how to grow Peas
Peas are so widely planted and eaten that they deserve their own chapter. Grown in cool weather, peas provide an important source of vegetables and protein much earlier in the year than other beans (except for favas, which can grow in cool weather also). Peas taste best in the spring, but can yield a second crop in the fall as well.
As with common beans, there are tall and short pea plants and the pods can be eaten green as vegetables or allowed to mature for their high protein seeds. Two types of peas, Sugar Snap Peas and Snow Peas, are grown for their delicious green pods. If you cannot wait for the pods, sprouted peas and pea shoots (the tops of young plants) make good eating also.
Plant peas directly in the garden soil just like beans, except that they can be planted in early spring. You can plant them as soon as the ground has thawed, since they can survive temperatures a few degrees below freezing. But peas will be happier when the soil and nighttime temperatures reach the low-to-mid 40s (F). They can grow in warmer weather, too, but begin to wilt and look unhappy as the warmth of summer kicks in. Like beans, peas have the ability to fix nitrogen in the soil, so they do not need much (if any) extra fertilizer.
Pea Planting Specifications
- Days to Maturity: 10 for shoots, 60-70 for pods and shelling peas, 90-100 for dry peas
- Planting depth: Plant seeds 1⁄2 inch-1 inch deep.
- Spacing: Space peas at least one inch apart in rows 12-18 inches apart.
- Minimum soil depth in containers: 6-7 inches.
- Temperature for Seed Germination: 40 F (min.), 80 F (ideal)
- Germination Time: 9-36 days (at longer end of the range in colder soil) ● Direct seed in the garden. Peas do not transplant well.
Pea seeds are not labeled as clearly as bean seeds. Bean seeds are clearly designated as either “pole” or “bush” beans, but many pea seeds have no such labeling. If you are considering purchasing a particular variety, look closely at the description to see if it lists the expected plant height. It may tell you that this type of pea plant “grows tall” or “can reach six feet”, then you will need to provide a trellis or some support for the plants (please see Chapter 10 for some guidance on plant supports).
Alternatively, if the seed description lists the plant as a “dwarf” or “bush” variety (or if it lists a short height), then it probably will top out at around 2-3 feet and will not need additional staking. Dwarf peas do not mind being crowded. In fact, growing them close together is important so that plants can hang onto one another. This makes it less likely that plants will tip over.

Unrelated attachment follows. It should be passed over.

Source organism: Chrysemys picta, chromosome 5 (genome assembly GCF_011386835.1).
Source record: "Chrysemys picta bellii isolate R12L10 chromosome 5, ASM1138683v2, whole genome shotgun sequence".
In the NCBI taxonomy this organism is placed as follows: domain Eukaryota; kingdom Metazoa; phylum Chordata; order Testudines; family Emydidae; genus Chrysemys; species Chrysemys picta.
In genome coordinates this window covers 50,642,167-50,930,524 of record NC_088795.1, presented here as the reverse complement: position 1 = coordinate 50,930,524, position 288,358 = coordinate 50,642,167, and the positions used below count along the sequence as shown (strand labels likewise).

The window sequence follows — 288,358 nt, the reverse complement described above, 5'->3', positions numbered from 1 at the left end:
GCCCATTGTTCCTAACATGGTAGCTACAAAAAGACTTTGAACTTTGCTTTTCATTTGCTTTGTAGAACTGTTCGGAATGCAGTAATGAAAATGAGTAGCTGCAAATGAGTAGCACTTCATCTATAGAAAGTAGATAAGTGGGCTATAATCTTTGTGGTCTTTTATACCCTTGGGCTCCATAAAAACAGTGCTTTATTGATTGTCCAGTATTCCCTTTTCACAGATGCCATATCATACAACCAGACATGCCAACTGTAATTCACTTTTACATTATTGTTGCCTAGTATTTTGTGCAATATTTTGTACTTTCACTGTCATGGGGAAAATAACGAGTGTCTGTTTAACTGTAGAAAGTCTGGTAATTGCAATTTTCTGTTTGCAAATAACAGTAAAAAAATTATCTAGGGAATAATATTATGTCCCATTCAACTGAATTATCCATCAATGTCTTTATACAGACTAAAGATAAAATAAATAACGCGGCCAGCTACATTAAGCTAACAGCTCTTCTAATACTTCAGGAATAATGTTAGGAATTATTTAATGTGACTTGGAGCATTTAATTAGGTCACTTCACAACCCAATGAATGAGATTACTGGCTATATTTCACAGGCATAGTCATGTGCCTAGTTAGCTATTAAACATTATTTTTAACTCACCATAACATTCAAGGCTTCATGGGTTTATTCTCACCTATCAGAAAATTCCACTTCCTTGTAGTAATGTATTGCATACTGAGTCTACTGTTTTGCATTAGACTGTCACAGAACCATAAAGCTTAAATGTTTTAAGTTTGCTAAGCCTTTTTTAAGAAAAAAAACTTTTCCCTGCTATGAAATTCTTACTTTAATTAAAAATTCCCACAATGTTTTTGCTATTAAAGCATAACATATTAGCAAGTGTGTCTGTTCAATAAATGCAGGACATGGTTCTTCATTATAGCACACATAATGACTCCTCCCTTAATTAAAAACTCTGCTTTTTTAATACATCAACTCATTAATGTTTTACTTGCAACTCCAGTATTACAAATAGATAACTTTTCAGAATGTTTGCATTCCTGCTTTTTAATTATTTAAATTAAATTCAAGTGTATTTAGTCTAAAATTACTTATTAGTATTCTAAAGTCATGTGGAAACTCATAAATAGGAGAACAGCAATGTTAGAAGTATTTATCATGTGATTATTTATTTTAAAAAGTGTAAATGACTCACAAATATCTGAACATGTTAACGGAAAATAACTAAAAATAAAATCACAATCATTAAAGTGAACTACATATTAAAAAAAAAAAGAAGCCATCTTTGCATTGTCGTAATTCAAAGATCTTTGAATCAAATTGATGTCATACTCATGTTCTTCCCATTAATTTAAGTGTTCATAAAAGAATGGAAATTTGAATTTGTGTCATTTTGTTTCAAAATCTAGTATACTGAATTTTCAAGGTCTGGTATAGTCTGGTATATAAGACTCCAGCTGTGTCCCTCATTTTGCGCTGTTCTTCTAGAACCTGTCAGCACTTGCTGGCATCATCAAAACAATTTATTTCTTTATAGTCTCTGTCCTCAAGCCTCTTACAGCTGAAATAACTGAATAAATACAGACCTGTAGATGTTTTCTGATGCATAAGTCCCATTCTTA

Pea vines are more delicate than pole bean plants and their gripping tendrils are smaller. They do not need to go round and round a vertical support the way pole beans do (though they are capable of this). Instead, they can climb straight upwards if needed. Plastic bird netting or poultry wire fencing, stretched tight between some poles or stakes, makes a great pea fence.
If you want to try growing peas shoots (which you can do even indoors during the winter), check the seed companies for a variety called “Dwarf Grey Sugar”. Usually it is listed as a Snow Pea, but sometimes incorrectly placed in the Sugar Snap Pea category (even though it has “Sugar” in its name, this is more of a Snow Pea). Besides growing great pea pods and being one of the only edible purple-flowered legumes, the pea shoots from Dwarf Grey Sugar taste terrific.
Grow them like microgreens in a flat of soil indoors or in a shallow container outdoors. To make a couple of low-budget homemade trays, wash out a paper milk carton and cut it in half vertically (making two long halves). Fill each carton half with two inches of soil to make perfect growing trays for pea shoots.
Scatter the seeds in one layer, as thickly as you want, on top of the soil. Water them well, give them at least some indirect light, and after 10 days of growth you can harvest them by clipping off the plant shoots about half an inch above the soil. Make sure you clip them just before eating, since pea shoots wilt quickly. Enjoy them raw in salads or cooked lightly in stir-fry dishes. Below is a picture of a dish that includes both peas and pea shoots.
My family’s favorite peas are Sugar Snap Peas. I wish I could tell you how to cook them, but these delicious, stringless pods rarely make it to the kitchen. These are sweeter than candy, so even my kids eat them right off the plants! Here is a picture of some bush Sugar Snap Peas (“Sugar Sprint” variety) growing in the author’s garden. In the background is some red lettuce.
For Shelling Peas (also known as English Peas), simply pick the pods once they are large enough. If you like your peas small and tender, pick them once the peas have formed but before the pod skins start to toughen. The only way to know for sure is to test a few pods. Otherwise, wait until the pea seeds are showing prominently through the pod skins, pick and shell them, and cook right away for fresh eating. As with beans, make sure to use the pods in your compost or as mulch in the garden.
Alternatively, you can wait until the pods turn brown and dry out, podding the peas at that point for dry use or storage. If you save a few dry peas, you can use them as seed stock again next year. Peas, like beans, tend to be open-pollinated with flowers containing both male and female parts. Therefore, they do not require cross-pollination and it is safe to re-seed each generation again and again.
related article: How to Grow Beans